Tales of the Rampant Coyote

Adventures in Indie Gaming!

What does a Castlevania game have to do with RPGs?

Posted by Rampant Coyote on March 19, 2015

castlevania-symphony-of-the-night2I can’t say I’m a giant fan of “Metroidvania” games, personally, although I’ve played a decent amount of Castlevania: Symphony of the Night (never got *that* good at it, but it was enjoyable). I think my younger self would have enjoyed them a lot more – to the point of near-obsession. As it is… I can appreciate it, but not to that level. But I did like the incorporation of a few RPG-like elements into the platform-game when that sort of thing was still on the unusual side.

Long-time veteran game designer (and Symphony of the Night creator) Koji “IGA” Igarashi recently spoke to Christian Nutt of Gamasutra about what makes those games tick, in his (obviously expert) opinion:

Castlevania‘s Koji Igarashi offers advice to today’s Metroidvania devs

The fascinating part of it for me, as I’m not a huge fan, was getting that perspective to help me wrap my brain around the genre. But there’s another point that he made that expands well beyond that particular niche:

“With games, even if you create an interesting and fun concept, that’s not going to come across if the controls make it impossible for others to realize it. Thus, I think it’s important to remember that the core of any game lies on top of how it’s controlled by gamers.”

This has been a piece I’ve been beating myself up over since the release of Frayed Knights: The Skull of S’makh-Daon. Or maybe even before. One of the big reasons I’ve loved tabletop RPGs is how it is such a free-form activity. At least that’s how I prefer to play. You can try literally anything, and a human moderator (the DM) tries to make sense of them and convert them into actions that impact the world via rules and judgment.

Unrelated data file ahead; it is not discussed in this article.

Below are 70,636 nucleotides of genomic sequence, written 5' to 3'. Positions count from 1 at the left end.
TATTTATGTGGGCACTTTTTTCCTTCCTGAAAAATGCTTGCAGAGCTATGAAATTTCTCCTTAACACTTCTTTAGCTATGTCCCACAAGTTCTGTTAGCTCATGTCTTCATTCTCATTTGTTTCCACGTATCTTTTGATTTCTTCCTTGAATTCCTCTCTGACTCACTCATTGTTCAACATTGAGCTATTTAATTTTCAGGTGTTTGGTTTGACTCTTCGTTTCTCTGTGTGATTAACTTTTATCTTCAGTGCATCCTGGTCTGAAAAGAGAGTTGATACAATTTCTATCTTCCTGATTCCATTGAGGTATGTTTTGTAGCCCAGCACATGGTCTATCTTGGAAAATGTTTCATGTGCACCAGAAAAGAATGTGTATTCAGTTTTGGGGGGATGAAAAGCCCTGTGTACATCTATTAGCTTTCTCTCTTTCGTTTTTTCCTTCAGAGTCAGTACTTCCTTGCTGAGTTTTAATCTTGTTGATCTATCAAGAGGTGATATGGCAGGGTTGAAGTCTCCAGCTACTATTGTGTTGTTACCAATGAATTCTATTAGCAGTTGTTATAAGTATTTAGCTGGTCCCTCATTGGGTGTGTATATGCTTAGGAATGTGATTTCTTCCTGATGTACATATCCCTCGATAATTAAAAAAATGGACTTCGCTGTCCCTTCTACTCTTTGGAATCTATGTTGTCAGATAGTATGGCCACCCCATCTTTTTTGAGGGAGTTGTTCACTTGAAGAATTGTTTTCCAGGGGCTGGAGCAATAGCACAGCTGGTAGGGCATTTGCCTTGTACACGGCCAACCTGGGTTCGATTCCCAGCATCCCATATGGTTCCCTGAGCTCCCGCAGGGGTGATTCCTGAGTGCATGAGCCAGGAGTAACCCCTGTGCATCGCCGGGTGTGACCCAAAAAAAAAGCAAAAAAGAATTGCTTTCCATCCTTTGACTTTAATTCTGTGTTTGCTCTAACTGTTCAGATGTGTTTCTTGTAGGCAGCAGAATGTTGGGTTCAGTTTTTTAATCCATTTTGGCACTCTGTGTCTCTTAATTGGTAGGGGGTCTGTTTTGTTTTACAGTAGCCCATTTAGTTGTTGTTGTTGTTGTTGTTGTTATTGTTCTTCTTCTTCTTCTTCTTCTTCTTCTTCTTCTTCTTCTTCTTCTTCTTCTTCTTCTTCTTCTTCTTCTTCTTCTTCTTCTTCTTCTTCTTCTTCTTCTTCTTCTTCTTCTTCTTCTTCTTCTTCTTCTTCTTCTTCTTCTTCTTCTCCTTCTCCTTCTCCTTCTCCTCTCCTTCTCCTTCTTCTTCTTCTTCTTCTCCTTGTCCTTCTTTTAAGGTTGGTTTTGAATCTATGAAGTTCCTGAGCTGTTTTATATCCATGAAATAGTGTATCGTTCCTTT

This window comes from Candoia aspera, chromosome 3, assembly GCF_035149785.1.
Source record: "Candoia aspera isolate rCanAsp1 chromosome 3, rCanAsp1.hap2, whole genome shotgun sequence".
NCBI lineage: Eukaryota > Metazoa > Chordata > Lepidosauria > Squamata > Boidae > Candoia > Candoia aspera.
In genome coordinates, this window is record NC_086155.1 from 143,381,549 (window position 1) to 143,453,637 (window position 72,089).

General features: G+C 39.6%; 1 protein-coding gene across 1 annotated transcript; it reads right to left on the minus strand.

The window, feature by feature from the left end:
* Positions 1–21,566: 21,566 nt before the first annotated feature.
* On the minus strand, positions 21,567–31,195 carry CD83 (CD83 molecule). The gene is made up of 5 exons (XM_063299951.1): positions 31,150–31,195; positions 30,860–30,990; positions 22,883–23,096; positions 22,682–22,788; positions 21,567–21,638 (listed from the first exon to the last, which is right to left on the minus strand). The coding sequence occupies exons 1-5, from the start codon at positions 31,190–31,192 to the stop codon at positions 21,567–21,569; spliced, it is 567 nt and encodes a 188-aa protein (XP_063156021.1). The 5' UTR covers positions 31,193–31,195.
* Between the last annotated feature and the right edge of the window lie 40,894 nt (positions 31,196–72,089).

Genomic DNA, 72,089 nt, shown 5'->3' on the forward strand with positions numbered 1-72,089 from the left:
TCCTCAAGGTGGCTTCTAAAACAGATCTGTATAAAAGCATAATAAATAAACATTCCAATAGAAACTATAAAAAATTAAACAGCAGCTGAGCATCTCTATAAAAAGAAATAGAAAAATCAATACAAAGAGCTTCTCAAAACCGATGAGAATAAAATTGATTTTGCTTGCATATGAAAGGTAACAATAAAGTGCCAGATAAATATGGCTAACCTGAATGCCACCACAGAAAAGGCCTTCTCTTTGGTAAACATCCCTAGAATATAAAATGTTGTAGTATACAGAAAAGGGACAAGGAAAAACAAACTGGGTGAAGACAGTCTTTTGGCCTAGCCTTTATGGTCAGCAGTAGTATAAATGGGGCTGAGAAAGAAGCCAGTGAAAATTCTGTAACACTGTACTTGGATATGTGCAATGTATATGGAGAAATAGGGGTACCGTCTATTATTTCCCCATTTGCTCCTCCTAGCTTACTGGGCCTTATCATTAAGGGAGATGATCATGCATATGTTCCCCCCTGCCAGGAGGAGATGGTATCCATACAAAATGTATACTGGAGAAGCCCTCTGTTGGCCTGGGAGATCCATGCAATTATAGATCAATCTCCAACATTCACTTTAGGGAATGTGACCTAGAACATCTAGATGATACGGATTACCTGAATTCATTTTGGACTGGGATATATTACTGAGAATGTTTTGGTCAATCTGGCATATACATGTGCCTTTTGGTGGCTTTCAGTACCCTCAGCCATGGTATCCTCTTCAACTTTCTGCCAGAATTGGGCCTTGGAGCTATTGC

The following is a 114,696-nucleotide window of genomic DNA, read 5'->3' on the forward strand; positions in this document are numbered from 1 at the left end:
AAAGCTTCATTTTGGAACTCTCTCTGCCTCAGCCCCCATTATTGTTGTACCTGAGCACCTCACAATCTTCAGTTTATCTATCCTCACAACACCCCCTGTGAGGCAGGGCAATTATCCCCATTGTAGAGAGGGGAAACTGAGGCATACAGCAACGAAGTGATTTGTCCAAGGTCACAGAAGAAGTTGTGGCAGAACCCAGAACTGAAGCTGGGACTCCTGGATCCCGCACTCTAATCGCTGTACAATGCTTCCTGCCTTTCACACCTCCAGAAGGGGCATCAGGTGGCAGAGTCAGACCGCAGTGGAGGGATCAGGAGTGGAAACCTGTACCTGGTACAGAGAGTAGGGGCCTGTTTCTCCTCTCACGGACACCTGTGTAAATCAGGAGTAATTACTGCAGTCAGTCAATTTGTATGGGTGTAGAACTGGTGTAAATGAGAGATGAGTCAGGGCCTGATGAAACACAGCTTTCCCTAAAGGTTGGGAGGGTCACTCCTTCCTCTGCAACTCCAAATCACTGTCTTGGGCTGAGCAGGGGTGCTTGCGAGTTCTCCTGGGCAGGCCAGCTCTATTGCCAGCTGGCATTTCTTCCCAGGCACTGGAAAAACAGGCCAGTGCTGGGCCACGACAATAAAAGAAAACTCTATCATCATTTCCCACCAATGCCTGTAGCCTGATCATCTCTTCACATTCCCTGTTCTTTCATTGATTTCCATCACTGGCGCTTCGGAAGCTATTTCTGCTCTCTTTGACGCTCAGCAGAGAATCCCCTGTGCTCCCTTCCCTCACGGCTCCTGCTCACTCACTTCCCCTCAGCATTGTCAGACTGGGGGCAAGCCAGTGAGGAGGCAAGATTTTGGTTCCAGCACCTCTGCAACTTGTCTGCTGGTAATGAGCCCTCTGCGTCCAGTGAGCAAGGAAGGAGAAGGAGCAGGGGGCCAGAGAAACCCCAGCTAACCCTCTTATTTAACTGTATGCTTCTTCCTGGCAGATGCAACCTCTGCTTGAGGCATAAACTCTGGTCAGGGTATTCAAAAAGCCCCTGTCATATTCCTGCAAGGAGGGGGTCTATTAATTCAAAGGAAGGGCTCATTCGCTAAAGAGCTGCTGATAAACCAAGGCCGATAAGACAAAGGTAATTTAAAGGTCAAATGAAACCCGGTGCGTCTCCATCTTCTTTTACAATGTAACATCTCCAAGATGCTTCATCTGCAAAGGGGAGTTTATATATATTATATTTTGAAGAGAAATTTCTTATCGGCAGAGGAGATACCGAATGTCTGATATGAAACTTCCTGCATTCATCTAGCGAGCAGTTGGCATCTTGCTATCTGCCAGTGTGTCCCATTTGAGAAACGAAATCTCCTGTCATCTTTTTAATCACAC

In a computer RPG – well, we try. But ultimately we’re constrained by the controls. And if we try to ignore that, the game becomes frustrating, confusing, too complicated, etc. Distilling a gazillion possible actions into something humanly navigable is not easy. And for someone trying to draw upon the old tabletop experiences for inspiration as much as classic computer games, it can be downright painful.

I guess that’s why they pay us the big bucks. Oh, wait, no, they don’t…

Filed Under: Design - Comments: 2 Comments to Read

  • Tesh said,

    Tangentially, the concern about controls is a big part of why I don’t like Wii, Kinect or PSMove games. I hate those control schemes in general, but beyond that, many games don’t use them well.

    …more to the point, though, I agree that channeling tabletop RPGs into computer/console games is tricky. I think this is why so many wind up so formulaic and grindy, to give the sense that something is happening and that players are making progress. Computers need things quantified, so in many ways we’re kind of stuck building games around numbers.

  • Xenovore said,

    My favorite thing to harp on (at the risk of sounding like Jan): “UI, UI, UI!” =)

    @Tesh: Motion control is tricky. It can be really cool when done well, but most of the time it isn’t done well. =\